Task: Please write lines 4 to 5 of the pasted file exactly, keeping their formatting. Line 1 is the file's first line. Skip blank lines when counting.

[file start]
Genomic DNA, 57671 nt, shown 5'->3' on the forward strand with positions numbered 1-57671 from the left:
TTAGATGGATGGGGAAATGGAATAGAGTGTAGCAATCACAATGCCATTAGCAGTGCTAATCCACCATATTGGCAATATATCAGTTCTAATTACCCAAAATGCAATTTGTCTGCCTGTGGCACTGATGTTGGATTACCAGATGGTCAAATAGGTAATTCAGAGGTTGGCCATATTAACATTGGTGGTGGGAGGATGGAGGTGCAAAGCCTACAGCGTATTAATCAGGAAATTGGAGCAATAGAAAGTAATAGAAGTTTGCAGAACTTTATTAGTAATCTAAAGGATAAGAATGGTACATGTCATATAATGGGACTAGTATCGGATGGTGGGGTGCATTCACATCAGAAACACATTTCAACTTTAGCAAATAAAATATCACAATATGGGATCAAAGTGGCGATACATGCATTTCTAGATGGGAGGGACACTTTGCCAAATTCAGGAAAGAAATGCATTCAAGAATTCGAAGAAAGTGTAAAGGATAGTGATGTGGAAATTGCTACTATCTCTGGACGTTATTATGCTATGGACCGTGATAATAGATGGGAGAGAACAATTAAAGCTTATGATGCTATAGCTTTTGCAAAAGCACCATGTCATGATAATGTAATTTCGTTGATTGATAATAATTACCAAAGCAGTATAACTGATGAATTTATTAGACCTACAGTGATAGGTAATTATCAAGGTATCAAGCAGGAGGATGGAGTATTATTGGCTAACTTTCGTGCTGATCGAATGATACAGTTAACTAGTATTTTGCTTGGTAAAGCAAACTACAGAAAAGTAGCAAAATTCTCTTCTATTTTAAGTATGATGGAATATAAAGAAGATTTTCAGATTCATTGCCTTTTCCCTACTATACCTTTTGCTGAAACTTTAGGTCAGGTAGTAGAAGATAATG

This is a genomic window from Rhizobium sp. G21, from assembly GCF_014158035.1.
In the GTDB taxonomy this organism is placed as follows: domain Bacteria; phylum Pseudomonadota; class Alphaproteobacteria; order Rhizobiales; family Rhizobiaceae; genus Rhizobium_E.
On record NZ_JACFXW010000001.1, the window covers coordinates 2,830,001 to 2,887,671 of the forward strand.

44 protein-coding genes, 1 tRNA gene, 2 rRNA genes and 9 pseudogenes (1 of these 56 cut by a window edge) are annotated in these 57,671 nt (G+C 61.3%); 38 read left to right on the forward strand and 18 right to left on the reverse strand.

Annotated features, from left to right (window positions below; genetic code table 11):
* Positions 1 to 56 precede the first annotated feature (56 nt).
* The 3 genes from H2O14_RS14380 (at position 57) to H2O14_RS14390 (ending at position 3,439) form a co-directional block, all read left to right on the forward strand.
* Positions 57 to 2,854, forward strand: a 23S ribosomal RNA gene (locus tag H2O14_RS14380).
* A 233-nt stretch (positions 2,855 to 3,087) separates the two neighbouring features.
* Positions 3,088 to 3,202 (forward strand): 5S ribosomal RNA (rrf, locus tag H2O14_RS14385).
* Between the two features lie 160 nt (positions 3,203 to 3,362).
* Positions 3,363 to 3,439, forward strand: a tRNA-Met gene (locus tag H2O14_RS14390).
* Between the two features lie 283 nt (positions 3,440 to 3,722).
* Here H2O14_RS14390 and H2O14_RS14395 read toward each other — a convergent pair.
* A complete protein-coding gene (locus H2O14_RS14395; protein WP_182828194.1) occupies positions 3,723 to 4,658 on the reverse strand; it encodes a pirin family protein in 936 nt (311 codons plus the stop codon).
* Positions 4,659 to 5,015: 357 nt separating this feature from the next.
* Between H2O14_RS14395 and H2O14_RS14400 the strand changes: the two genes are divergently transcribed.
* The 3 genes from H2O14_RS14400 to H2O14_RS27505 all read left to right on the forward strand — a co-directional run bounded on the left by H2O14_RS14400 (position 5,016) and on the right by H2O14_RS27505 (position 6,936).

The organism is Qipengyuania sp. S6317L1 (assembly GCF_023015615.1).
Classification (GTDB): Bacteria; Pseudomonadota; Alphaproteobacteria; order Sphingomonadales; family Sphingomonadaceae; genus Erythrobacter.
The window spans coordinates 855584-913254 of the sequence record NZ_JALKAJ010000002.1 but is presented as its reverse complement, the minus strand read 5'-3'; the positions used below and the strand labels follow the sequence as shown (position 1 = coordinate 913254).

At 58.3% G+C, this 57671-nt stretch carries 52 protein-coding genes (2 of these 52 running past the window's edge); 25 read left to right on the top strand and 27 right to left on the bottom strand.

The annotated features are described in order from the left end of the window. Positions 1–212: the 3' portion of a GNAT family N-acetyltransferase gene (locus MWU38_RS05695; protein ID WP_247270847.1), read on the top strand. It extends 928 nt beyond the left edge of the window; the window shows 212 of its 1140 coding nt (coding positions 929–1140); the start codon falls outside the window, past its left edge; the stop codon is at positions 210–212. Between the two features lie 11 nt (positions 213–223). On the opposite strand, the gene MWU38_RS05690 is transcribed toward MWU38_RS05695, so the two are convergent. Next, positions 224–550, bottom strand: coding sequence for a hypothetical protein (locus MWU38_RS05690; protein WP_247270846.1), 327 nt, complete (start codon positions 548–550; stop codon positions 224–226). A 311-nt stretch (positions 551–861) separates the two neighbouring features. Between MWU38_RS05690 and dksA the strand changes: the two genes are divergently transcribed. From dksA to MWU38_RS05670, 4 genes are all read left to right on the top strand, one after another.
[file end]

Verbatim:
In the GTDB taxonomy this organism is placed as follows: domain Bacteria; phylum Pseudomonadota; class Alphaproteobacteria; order Rhizobiales; family Rhizobiaceae; genus Rhizobium_E.
On record NZ_JACFXW010000001.1, the window covers coordinates 2,830,001 to 2,887,671 of the forward strand.